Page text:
Fighting mandates was political paydirt for DeSantis: He could double down on his pro-freedom approach to overseeing the early pandemic, which is what catapulted him into GOP superstardom in the first place. And it gave him the opportunity to sketch out a party-unifying position: The vaccines were a public-health good, but whether to get them was each person’s individual decision, and it was an outrage that the government would try to ruin you if you didn’t cooperate.
Now, DeSantis is going much farther, setting his sights on the vaccine manufacturers themselves. In doing so, DeSantis looks to be using COVID policy to hit a different target: Donald Trump.
COVID vaccines, after all, were one of the few places the former president has found himself out of step with significant portions of his own base. The Trump administration’s Operation Warp Speed played a critical role in getting the vaccines to the market quickly, which likely saved countless lives and accelerated the end of the total-war stage of the pandemic. Naturally, Trump saw this as a major policy win, and has been reluctant to follow his supporters even as many of them grew wary of the vaccines. Back in January, when DeSantis declined to say whether he had gotten a COVID booster, Trump took a veiled shot at him: Some politicians “don’t want to say it because they’re gutless,” he said. “You gotta say it, whether you had it or not. Say it. But the fact is that I think the vaccines saved tens of millions throughout the world. I’ve had absolutely no side effects.”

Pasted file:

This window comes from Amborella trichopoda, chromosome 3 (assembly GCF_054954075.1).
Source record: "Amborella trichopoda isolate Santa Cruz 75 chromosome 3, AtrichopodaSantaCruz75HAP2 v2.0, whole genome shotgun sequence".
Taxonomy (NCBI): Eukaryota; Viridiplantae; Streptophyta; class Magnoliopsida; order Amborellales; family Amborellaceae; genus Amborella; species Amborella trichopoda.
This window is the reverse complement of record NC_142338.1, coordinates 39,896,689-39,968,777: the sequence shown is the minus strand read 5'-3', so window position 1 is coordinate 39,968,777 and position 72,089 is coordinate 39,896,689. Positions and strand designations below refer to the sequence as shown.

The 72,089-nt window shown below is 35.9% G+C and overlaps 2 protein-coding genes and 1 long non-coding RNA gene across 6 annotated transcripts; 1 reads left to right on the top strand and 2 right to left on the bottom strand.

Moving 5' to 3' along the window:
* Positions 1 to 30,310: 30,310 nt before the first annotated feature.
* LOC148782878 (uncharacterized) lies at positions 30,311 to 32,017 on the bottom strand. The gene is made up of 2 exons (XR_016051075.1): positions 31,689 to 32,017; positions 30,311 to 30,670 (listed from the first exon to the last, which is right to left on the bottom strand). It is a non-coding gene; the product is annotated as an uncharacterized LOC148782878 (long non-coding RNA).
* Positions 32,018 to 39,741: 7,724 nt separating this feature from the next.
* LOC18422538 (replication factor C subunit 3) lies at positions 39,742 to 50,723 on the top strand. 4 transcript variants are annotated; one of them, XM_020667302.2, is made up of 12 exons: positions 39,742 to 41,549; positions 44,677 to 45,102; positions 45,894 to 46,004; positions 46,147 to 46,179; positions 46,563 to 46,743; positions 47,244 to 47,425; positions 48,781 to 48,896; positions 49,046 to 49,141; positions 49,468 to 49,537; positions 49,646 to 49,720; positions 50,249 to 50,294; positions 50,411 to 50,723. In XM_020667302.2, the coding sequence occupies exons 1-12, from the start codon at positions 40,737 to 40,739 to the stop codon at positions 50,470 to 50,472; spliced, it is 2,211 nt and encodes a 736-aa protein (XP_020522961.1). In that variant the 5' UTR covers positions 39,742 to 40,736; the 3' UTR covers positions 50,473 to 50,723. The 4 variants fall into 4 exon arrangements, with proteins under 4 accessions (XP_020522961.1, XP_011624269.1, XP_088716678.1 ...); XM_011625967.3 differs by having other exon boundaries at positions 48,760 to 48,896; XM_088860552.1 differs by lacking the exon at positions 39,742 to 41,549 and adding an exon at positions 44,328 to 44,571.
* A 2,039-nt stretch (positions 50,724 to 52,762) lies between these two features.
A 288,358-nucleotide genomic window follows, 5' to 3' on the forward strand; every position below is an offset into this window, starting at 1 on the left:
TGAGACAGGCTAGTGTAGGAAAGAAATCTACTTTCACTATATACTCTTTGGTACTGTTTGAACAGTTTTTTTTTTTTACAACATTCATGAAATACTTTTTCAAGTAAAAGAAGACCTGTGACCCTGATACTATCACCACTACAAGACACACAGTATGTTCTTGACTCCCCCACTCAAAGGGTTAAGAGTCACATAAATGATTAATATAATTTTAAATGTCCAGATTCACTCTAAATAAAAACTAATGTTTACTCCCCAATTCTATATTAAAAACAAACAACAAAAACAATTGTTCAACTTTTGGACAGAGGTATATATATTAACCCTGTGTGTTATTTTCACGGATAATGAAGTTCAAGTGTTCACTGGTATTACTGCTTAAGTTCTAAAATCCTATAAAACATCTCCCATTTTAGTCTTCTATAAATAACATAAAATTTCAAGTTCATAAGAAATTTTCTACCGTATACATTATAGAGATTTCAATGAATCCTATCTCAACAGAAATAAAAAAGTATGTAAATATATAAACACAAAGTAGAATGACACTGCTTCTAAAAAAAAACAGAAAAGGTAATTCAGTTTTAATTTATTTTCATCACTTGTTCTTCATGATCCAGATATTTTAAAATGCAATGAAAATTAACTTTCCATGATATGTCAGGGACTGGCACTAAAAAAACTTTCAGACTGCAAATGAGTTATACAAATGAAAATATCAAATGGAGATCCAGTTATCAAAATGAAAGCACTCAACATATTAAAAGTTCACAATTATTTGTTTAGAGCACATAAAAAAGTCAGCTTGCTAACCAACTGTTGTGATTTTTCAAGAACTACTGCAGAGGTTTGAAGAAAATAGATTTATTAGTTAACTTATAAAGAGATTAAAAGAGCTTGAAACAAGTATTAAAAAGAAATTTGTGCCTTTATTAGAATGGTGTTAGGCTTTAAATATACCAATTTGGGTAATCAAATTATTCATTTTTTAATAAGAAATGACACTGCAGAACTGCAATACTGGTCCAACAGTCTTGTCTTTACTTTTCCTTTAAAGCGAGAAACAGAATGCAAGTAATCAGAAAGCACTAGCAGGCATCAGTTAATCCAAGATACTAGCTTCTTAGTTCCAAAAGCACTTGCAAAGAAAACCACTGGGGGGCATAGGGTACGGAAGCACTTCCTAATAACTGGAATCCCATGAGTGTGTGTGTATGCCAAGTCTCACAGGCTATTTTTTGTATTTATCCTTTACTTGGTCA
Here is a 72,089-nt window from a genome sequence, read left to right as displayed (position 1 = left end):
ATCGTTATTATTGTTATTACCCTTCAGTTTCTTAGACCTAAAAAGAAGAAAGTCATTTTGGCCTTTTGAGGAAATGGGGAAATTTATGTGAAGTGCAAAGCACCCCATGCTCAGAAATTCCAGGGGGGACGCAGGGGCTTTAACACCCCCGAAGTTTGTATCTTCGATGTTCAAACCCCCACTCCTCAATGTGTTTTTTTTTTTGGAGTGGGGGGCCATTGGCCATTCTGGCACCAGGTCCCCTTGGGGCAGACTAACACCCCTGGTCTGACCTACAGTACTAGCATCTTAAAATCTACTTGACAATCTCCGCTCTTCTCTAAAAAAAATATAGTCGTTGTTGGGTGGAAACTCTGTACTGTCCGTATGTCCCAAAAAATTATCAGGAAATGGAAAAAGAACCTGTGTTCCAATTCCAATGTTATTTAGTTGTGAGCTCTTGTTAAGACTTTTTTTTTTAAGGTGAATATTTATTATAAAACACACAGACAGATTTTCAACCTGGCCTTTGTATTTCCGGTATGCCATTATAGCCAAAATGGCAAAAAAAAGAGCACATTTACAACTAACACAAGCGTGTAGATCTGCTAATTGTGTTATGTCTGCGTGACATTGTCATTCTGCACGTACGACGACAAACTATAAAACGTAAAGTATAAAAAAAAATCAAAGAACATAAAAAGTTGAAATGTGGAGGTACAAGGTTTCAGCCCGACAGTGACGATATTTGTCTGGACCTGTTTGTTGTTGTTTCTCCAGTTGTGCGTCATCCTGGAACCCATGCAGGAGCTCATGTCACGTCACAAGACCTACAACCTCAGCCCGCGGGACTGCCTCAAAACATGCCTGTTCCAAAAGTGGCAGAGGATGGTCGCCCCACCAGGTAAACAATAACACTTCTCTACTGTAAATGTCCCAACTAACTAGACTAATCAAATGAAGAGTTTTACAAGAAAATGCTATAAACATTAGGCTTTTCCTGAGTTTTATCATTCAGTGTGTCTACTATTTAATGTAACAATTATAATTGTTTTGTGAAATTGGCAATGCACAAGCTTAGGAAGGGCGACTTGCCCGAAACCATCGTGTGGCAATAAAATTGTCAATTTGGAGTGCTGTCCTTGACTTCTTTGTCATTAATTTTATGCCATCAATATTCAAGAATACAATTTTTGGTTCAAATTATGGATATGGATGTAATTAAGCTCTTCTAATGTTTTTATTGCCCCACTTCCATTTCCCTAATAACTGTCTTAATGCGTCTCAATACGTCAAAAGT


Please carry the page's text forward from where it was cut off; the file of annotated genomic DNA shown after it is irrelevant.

DeSantis using the vaccines as a wedge issue would make more sense as a political offensive if Trump still had an iron grip on the party. But it makes much less sense when Trump is already substantially diminished, reeling from legal defeats and an embarrassing slate of midterm losses.
Medical arguments aside, it raises a question: How wise is it politically to pick a fight with the group behind one of the most significant vaccine developments of all time? The COVID vaccines have been a miracle, defanging the most fearsome pandemic in a century. But in the long run, they may prove most significant simply in how they kicked the door open for mRNA technology—a technology with a whole host of other treatments now already in development, for diseases from malaria to the flu to HIV to tuberculosis to cancer. These developments are happening outside the politically charged environment of the COVID pandemic—meaning these products, if and when they come to market, will likely not see the same level of political polarization and resistance.
But maybe Gov. Ron DeSantis doesn’t feel the need to worry about that. President Ron DeSantis can cross that bridge when he comes to it.